The Korea Herald


Samsung hospital to invest W100b in post-MERS improvements

By 이다영

Published : Sept. 2, 2015 - 18:06

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Samsung Medical Center, a top hospital known as the largest infection source of the recent Middle East respiratory syndrome outbreak, vowed Wednesday to invest 100 billion won ($84.7 million) to revamp its emergency facilities and come up with vaccines for the virus as part of its post-MERS plan.

Ninety-one people were reported to have contracted the virus at the hospital in Seoul, accounting for 49 percent of all confirmed cases in the country. Most of the patients were infected at the hospital’s emergency room, where the 14th confirmed patient, who was considered a “super-spreader,” stayed from May 27-30.

In its effort to avoid repeating the same error, the hospital plans to renovate and expand the size of its emergency room by March of next year. 
Song Jae-hoon (second from right) speaks during a press conference in Seoul on Wednesday. (Samsung Medical Center) Song Jae-hoon (second from right) speaks during a press conference in Seoul on Wednesday. (Samsung Medical Center)

“Once completed, the facility will be 1.6 times bigger and will have six separate units including ones for cancer patients and those with contagious diseases,” said Song Jae-hoon, director of the hospital.

Song also said the hospital will house more than 20 negative air pressure rooms that prevent cross-contamination by next year. Of them, 11 rooms will be installed inside the emergency room, the SMC added.

The rooms require using a special ventilation system that produces negative pressure to make sure air flows into the isolation room for infected patients, but does not escape from the room.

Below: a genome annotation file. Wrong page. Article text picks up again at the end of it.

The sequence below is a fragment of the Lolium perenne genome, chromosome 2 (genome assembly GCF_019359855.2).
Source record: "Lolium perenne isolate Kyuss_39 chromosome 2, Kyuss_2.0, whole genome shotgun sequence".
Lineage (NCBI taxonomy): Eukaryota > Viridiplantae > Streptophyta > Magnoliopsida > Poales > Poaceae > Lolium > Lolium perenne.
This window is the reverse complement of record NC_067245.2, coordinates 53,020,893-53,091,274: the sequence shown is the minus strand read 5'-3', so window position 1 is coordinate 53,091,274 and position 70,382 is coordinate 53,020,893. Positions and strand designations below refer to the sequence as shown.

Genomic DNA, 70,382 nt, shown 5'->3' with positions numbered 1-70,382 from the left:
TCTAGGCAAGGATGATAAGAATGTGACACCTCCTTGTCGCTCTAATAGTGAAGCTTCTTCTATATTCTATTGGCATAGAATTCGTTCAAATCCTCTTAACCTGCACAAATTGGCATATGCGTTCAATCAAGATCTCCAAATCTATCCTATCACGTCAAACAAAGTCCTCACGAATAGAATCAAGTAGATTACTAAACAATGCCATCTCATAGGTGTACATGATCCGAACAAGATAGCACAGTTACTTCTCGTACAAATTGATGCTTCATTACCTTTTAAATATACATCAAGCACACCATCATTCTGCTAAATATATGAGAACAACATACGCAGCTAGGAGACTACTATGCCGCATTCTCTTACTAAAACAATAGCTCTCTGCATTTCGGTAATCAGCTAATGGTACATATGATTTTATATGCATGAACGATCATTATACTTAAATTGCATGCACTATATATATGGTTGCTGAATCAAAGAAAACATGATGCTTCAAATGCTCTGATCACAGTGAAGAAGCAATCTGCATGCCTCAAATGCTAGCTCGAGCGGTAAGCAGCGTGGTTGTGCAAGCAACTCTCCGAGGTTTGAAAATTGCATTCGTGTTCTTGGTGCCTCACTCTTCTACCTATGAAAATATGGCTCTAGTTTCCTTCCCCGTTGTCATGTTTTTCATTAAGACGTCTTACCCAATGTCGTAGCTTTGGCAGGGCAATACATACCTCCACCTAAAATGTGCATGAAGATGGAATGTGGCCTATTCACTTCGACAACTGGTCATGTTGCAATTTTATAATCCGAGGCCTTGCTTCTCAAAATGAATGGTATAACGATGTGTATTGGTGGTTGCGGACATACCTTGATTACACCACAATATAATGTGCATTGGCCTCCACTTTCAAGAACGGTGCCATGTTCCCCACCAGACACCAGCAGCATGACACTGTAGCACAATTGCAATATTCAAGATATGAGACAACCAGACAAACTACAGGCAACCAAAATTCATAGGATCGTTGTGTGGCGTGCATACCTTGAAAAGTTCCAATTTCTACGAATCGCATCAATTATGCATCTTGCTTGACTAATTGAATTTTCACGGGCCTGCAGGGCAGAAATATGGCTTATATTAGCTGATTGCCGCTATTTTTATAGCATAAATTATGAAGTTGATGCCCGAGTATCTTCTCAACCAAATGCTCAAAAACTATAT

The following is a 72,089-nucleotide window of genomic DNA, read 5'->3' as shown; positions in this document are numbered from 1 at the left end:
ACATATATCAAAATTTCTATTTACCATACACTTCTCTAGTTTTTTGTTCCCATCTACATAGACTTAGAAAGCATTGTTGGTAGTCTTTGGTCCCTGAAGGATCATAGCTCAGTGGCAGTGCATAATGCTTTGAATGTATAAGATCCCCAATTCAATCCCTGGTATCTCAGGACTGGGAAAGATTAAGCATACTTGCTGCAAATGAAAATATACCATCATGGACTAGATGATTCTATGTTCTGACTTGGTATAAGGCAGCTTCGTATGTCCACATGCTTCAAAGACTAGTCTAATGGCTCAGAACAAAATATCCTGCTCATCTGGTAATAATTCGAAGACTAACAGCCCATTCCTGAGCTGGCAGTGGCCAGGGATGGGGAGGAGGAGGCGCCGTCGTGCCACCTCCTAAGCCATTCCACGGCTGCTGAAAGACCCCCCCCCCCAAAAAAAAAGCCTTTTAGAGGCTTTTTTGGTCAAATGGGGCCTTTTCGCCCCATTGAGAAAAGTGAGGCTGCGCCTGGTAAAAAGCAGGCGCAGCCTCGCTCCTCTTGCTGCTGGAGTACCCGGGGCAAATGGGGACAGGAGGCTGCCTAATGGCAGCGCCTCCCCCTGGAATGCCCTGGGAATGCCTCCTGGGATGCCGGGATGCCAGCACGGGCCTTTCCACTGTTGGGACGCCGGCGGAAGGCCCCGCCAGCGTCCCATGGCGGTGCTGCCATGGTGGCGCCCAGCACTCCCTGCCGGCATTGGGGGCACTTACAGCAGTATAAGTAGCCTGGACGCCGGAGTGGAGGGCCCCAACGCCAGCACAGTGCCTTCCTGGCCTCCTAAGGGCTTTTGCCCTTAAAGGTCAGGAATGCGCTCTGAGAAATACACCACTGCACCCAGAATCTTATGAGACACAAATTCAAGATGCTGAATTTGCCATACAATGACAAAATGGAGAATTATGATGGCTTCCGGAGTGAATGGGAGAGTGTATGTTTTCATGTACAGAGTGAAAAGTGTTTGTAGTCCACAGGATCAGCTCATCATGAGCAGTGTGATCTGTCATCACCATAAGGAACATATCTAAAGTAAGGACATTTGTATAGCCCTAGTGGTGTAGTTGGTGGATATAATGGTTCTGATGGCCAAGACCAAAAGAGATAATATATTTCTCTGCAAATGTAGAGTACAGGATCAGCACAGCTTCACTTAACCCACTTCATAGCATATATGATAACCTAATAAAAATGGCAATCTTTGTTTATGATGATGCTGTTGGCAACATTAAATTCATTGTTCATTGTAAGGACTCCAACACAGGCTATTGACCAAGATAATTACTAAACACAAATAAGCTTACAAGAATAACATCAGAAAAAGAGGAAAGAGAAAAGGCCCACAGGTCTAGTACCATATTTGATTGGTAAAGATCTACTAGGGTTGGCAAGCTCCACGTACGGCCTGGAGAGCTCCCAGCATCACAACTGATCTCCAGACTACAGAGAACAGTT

While the system is normally used to quarantine patients with airborne contagious diseases such as tuberculosis, the hospital did not have any such rooms installed prior to the MERS outbreak.

The hospital, which is run by the Samsung Group, also announced its plans to donate 41 billion won to the International Vaccine Institute, an initiative of the U.N. Development Program based in Seoul, to help find a vaccine and cure for the MERS virus over the next five years.

The SMC also announced that all patients who arrive at the emergency unit will be treated by specialists, instead of resident doctors or interns.

In order to prevent the emergency room from getting overcrowded, the hospital is coming up with a new system where each and every patient can receive their emergency treatment in the first 30 minutes upon their arrival, and either get hospitalized for further treatment or released from the facility within six hours.

Korea’s current hospital system, in which family members provide basic care normally carried out by nursing staff in other developed nations, has been largely blamed for the MERS spread, which has claimed 36 lives since May. Many Koreans contracted the disease while caring for or visiting their family members at MERS-affected hospitals including the SMC.

To tackle the issue, the hospital announced that every inpatient will now only be allowed to be cared for by a single family member during the hospital stay, and all caretakers must be registered before they arrive at the facilities. Non-registered members will be banned from entering the property, the hospital added.

The Health Ministry had refused to share the list of MERS-affected hospitals, including the SMC, for more than two weeks after the index case was confirmed in May. The government had been accused of protecting commercial interests of the hospitals by not sharing the information, rather than keeping the general public safe from the possible infection.

After public criticism mounted on the SMC, the heir of the Samsung Group, Lee Jae-yong, made a bow of apology on national television on June 23.

By Claire Lee (